Disaster Management


The prediction and validation of Kumamoto Earthquake with GNSS data

Jul 2016 | No Comment
It was very diffi cult to achieve the prediction of the Kumamoto Earthquake because there were very few short term abnormal changes at multiple GNSS stations which have normally occurred, in our previous experience, for larger earthquakes

Dr Shunji Murai

Professor Emeritus, University of Tokyo and Advisor, Japan Earthquake Science Exploration Agency (JESEA)

Dr Harumi Araki

Director, Environmental Geology Laboratory and Advisor, JESEA

The huge Kumamoto Earthquake 2016 occurred at 1:25am, April 16, 2016 in the vicinity of Kumamoto City, Kyushu Island, Japan (see Figure 1). This destructive earthquake, in addition to very large foreshocks as well as repeated aftershocks, killed 50 persons and injured 1,720, while 86,411 houses were destroyed as of the 14th May 2016, a month after the earthquake.

The authors initiated technical support for an earthquake prediction business in January 2013 using GNSS data provided by Geospatial Information Authority (GSI). Our prediction of the Kumamoto Earthquake was not perfect, but partially succeeded despite its very special characteristics. This article describes how we predicted the earthquake in advance, and the large crustal changes that were revealed after the Kumamoto Earthquake based on the GNSS data analysis.

Introduction

The main Kumamoto Earthquake was M7.3 on the Richter scale, which also registered the highest level of 7 on the Japanese Seismic Intensity Scale (hereinafter called SI). However a foreshock with M6.5 or SI 7 occurred at 21:26, April 14, 2016, 28 hours before the main shock. Because the foreshock was so large, many people imagined that the foreshock was the main earthquake. In addition, the initial damages were not very significant. As most houses and buildings had not collapsed after the foreshock, many people who had been evacuated, went back home for the night. The main shock occurred unexpectedly in the early morning of the 16th April, which resulted in many more houses being destroyed and many more fatalities. The special character of the Kumamoto Earthquake was the extraordinary large number of aftershocks with more than 1,300 occurring in a month, including 11 larger earthquakes of a destructive level higher than SI 5. Such a large number was the maximum ever record in Japanese earthquake history.

From our 14 year experience of earthquake prediction research, there should be extraordinary short term changes in height at multiple GNSS stations in advance of such a large earthquake. However in the case of Kumamoto Earthquake, such short term changes or weekly height changes were not recognized except for a long term significant subsidence in Kyushu Island commencing two years earlier. Based on the abnormal subsidence of Kyushu Island, we issued a warning to our customers that the Kyushu area including Kumamoto (located in the middle of Kyushu) and Kagoshima (in the south of Kyushu) was a risky area on the ‘weekly mail magazine: MEGA earthquake prediction’.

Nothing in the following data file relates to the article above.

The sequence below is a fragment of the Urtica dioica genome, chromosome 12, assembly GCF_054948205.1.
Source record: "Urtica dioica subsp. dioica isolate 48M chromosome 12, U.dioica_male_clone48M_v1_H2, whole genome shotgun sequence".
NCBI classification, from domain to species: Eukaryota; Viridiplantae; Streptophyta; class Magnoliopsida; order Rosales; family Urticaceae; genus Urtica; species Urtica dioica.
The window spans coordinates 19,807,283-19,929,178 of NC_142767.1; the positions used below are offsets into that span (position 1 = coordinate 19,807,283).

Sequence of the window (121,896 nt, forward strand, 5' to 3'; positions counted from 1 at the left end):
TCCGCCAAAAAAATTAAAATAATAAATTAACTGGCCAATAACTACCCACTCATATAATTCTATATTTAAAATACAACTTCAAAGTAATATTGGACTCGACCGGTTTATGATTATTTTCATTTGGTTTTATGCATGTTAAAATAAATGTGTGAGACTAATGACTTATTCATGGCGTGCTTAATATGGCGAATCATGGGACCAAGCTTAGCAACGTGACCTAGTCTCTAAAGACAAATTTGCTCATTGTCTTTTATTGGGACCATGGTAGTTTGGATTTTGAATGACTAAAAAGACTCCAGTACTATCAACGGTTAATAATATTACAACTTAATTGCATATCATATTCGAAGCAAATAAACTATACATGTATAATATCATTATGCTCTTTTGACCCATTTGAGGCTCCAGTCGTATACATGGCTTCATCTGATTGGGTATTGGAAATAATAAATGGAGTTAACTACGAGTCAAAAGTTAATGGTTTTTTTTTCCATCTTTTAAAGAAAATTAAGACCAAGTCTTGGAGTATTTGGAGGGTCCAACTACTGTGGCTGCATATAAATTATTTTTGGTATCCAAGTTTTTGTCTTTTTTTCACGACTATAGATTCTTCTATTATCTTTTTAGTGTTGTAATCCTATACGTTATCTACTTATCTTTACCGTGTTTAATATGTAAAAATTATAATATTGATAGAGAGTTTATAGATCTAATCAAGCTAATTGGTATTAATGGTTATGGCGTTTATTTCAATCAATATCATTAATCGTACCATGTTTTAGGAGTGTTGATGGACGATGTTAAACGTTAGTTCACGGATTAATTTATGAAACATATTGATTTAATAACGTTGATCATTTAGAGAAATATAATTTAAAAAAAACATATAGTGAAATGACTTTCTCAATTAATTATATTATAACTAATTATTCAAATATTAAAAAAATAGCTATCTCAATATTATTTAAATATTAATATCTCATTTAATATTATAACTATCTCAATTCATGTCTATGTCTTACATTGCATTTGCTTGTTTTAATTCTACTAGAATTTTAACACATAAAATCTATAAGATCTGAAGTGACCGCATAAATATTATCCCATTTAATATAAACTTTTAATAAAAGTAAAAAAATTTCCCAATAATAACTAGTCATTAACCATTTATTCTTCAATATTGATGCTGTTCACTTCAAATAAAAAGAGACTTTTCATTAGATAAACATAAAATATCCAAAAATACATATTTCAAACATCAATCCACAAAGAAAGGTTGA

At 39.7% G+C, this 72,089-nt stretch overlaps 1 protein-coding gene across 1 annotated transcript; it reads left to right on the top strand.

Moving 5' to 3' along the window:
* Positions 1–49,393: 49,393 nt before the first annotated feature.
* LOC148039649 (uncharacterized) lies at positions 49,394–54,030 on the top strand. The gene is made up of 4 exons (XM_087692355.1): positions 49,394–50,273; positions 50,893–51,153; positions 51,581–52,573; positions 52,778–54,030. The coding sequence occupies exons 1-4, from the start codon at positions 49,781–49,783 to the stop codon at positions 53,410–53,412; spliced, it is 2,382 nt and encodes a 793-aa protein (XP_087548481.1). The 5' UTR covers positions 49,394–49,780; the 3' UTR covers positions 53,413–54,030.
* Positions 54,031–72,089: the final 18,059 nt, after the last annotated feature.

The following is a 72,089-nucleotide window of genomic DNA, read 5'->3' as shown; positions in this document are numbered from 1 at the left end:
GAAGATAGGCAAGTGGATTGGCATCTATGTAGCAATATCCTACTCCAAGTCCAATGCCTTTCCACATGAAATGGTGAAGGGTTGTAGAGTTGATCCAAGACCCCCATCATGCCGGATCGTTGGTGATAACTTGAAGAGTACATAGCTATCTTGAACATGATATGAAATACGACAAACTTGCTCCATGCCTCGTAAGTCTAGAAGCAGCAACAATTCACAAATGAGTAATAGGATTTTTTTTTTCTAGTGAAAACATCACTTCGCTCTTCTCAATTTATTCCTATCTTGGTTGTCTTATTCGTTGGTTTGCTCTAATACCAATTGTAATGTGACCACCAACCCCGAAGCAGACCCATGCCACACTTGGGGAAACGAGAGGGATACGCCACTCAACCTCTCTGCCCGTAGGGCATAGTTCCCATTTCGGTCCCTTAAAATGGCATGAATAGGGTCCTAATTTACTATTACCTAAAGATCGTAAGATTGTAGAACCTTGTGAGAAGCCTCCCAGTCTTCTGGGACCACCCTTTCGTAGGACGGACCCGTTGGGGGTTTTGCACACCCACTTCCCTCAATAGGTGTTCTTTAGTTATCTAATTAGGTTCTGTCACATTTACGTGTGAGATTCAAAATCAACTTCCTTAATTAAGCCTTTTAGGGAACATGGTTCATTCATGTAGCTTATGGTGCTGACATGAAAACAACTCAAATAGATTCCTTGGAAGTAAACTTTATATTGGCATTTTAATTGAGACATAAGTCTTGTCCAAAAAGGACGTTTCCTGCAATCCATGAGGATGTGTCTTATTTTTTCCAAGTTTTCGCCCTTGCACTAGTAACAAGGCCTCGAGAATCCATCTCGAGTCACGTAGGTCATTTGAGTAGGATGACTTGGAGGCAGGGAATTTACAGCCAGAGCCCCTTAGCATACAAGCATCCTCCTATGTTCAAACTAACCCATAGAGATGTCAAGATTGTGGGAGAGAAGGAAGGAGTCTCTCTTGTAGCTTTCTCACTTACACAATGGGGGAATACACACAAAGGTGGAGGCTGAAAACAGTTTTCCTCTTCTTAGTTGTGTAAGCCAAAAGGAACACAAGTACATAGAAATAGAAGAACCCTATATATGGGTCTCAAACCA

The new year 2016 issue of the weekly magazine ‘Post’ which included our prediction ‘be careful in Kumamoto and Kagoshima until spring’ was correct. However the above mentioned weekly mail magazine continued the warning only until the end of March because the warning had been repeated and postponed for these two years. But 14 days after the withdrawal of the warning, the Kumamoto Earthquake occurred. Therefore, the prediction was not correct in this regard.

Special charcteristics of Kumamoto earthquake

The special characteristics of the Kumamoto Earthquake should be noted as follows.

1) The main EQ was quite large (Maximum Magnitude: 7.3 and Maximum SI: 7) and the depth of epicenter was quite shallow at 10 km.

2) There were 5 foreshocks and 11 aftershocks of magnitude greater than SI 5, which are classified at the destructive level as listed in Table 1. This number of large earthquakes caused serious destruction and damages such as house collapses, landslides, mudflows, bridge collapses, road surface cracking, derailments, fires, terminations of supply of water, gas, electric power, sewage and so on.

3) There were about 1,300 aftershocks at higher than the weak level of SI 1 in a month. Normally the number of aftershocks has decreased in a week after an earthquake, but in the case of Kumamoto Earthquake the number did not decrease as usual.

4) Due to continuously occurred aftershocks which accelerated the destruction and fear of people, most could not live at their own houses, which resulted in a large number of 183,000 persons being evacuated.

5) Most of the damage and destruction were concentrated along two faults; namely Futagawa and Hinagu Fault as shown in Figures 2 and 3.

Prediction of Kumamoto earthquake

JESEA commenced its warnings that Kumamoto was a risky area in May 2014 in its published mail magazine, as the Kumamoto vicinity started sinking abnormally. At the end of September 2014, the accumulated deformations were also serious in Kyushu Island shown in Figure 4. Kyushu Island kept sinking until January 2016 as shown in Figure 5.

Weekly averaged data at GNSS stations of Kuma and Sencho near Kumamoto showed abnormal behavior in January and April 2016 respectively as shown in Figure 6.